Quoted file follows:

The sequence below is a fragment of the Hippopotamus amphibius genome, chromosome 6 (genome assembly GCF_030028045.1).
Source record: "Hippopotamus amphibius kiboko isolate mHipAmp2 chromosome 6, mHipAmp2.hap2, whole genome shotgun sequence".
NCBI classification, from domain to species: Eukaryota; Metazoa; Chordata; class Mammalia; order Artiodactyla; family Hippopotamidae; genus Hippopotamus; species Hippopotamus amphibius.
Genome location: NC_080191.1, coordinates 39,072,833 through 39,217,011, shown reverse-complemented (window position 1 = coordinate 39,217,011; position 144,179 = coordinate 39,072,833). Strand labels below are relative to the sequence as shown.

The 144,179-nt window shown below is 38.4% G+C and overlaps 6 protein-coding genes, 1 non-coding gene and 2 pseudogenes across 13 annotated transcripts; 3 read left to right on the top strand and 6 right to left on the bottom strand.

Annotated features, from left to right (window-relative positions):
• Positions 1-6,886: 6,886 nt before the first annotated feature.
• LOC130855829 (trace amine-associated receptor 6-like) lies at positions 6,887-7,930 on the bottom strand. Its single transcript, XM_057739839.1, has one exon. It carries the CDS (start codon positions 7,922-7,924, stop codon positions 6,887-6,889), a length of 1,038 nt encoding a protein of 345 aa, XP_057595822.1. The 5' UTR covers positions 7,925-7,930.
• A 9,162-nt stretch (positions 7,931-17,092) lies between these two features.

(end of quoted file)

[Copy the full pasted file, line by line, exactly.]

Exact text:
The sequence below is a fragment of the Hippopotamus amphibius genome, chromosome 6 (genome assembly GCF_030028045.1).
Source record: "Hippopotamus amphibius kiboko isolate mHipAmp2 chromosome 6, mHipAmp2.hap2, whole genome shotgun sequence".
NCBI classification, from domain to species: Eukaryota; Metazoa; Chordata; class Mammalia; order Artiodactyla; family Hippopotamidae; genus Hippopotamus; species Hippopotamus amphibius.
Genome location: NC_080191.1, coordinates 39,072,833 through 39,217,011, shown reverse-complemented (window position 1 = coordinate 39,217,011; position 144,179 = coordinate 39,072,833). Strand labels below are relative to the sequence as shown.

The 144,179-nt window shown below is 38.4% G+C and overlaps 6 protein-coding genes, 1 non-coding gene and 2 pseudogenes across 13 annotated transcripts; 3 read left to right on the top strand and 6 right to left on the bottom strand.

Annotated features, from left to right (window-relative positions):
• Positions 1-6,886: 6,886 nt before the first annotated feature.
• LOC130855829 (trace amine-associated receptor 6-like) lies at positions 6,887-7,930 on the bottom strand. Its single transcript, XM_057739839.1, has one exon. It carries the CDS (start codon positions 7,922-7,924, stop codon positions 6,887-6,889), a length of 1,038 nt encoding a protein of 345 aa, XP_057595822.1. The 5' UTR covers positions 7,925-7,930.
• A 9,162-nt stretch (positions 7,931-17,092) lies between these two features.